Seventy years is not a long time for a structure to crumble, but for people it is just a matter of generations. The house would have its own story to tell. Lives, marriages, childbirths and deaths.
There was a flood which did it in 1967. But you can sense all those moments lived and left behind.
Ample greenery and signs of life — a toddler playing, a bright green shrub sprouting next to a wall, a cat on the prowl on the second floor, a pot of aloe vera hanging on another wall, which has layers of plaster and is still protruding or caving in.
On a damp afternoon, I see a tiny pair of chappals neatly placed at one of the doorsteps at a wada in Kasba Peth. These slippers are waiting to be worn by the kid who was then, probably, in school.
The ramshackle structure is braving another monsoon and the monsoon does not evoke that romantic notion in its residents, as it does to rest of us. They pray differently when it is monsoon.
That rains and thunder and strong winds should keep away from them, their house, their children and old men. Young mothers in this neighbourhood are worried about the safety of their kids, about bricks falling in the alleys adjacent to the house. An old blind neighbour is afraid the three-storey structure collapses over theirs.
‘Waiting’ is written all over this place and on the faces of the people here. Waiting for something decisive about the 70-year-old structure. Waiting for someone — tenants, owner of property, builders/developers and the PMC — to act first.
People who live in this dilapidated building are waiting for a place to move in, before it collapses. PMC keeps sending eviction notices to them. Builders have their own angle of finding a business opportunity to such an eventuality.
There are no clear answers of rehabilitation, the ifs and when of it and whether it is going to happen before the building is brought down by the forces of nature or by a bulldozer.
When it comes down it is not about the building as such. It could have been restored. It could have been a beautiful building, it still looks breezy and ventilated, though some of the windows have been covered by plaster.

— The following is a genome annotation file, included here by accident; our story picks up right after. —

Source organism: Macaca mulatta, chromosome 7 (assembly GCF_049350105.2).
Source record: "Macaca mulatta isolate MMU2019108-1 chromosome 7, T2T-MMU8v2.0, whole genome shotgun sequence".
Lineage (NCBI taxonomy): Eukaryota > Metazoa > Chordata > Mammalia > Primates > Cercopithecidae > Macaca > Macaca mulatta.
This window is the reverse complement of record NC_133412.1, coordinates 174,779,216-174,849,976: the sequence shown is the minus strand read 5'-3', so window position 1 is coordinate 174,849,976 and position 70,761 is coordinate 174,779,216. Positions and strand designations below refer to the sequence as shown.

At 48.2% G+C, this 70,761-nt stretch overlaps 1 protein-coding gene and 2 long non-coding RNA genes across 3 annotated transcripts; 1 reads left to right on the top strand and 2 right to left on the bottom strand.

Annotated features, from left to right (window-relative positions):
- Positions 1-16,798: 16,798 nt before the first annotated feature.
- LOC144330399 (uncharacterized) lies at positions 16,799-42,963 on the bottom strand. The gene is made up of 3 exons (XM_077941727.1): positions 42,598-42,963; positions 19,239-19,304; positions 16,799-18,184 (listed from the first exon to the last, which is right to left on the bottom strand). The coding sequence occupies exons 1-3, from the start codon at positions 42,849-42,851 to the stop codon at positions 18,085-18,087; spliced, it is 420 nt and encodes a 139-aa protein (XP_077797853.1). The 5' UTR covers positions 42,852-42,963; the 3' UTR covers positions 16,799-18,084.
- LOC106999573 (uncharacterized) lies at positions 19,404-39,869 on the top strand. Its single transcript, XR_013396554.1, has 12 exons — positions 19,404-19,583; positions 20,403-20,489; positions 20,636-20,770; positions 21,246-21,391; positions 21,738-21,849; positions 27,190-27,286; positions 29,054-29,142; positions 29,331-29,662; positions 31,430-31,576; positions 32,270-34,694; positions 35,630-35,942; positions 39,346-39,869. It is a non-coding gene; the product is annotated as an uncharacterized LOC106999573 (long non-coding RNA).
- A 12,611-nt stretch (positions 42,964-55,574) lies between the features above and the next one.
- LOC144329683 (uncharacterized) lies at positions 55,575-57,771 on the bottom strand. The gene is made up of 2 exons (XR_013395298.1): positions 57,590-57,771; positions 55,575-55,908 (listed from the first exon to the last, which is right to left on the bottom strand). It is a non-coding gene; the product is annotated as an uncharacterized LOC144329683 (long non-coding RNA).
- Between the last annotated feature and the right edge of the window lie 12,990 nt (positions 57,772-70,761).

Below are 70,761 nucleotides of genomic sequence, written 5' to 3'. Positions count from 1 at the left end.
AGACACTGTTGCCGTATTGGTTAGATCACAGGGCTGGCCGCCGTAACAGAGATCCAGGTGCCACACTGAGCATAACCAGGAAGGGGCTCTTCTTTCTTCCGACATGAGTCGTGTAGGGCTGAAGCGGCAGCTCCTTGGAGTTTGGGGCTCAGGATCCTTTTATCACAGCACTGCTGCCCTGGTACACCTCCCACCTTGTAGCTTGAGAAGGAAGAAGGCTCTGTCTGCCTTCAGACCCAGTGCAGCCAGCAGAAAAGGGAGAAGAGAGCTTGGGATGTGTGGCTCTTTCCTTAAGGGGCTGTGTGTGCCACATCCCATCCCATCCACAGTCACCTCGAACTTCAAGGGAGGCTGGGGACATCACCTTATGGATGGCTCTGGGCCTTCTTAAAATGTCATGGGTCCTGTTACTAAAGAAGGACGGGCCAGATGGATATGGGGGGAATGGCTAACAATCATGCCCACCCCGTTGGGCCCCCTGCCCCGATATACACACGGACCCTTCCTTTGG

It is more about the financial viability of the present agreement (the tenants pay a pittance of Rs 25 per month for staying there). The landlady says they are going to give about 600-square-feet space for the four families of some 20-odd people and open a school there.
The breadwinners of the families that live there have small-time jobs and they have been living here for generations now. They would either add to the slums around the same area or move out to the fringes of the city where they can still find a foothold to survive.
It will change everything for them. But they think something good will happen before that. Salim Baba, a young man, who lives on the top floor, exudes confidence.
He is clearly not willing to leave, nor is he afraid like the old blind man in the neighbourhood. The landlady’s men are measuring the place now, he says. He is a supporter of the BJP corporator representing his ward.
Something would be done, some deal is in process — he keeps telling me.
Pune started from Kasba Peth. It was a village then. Now, many old wadas are going to pave the way for the reconstruction of the city. The city is redrawing its spaces over such wadas.
And when you look around from this house, No:1097/A, all you get to see is a haphazard growth of concrete, which is ugly to look at, betrays lack of planning and forethought, and the city appears to have been shortchanged.
It neither respects its legacy nor paves any aesthetic way for future. People who live here have too few choices except to squeeze into tinier holes, but that is not the pressing question for them.
The question is when we resurrect the old Pune with newer constructions, why can’t they be as good, well-planned and aesthetic as the village it started as, or as the mohalla it became after Pune became a city?
Does it have to become the typical compromised hybrid of chaos, where the only defining thing is to measure the last foot and FSI and not the living space? Clearly, the new urban India can’t write its growth story in a coherent way.
Uprooting is always comprehensive. But rehabilitation is tentative and occurs in parts. And nothing is ever final about it. I just wonder if they change the TV channel when weather reports and incidents of building collapses are aired.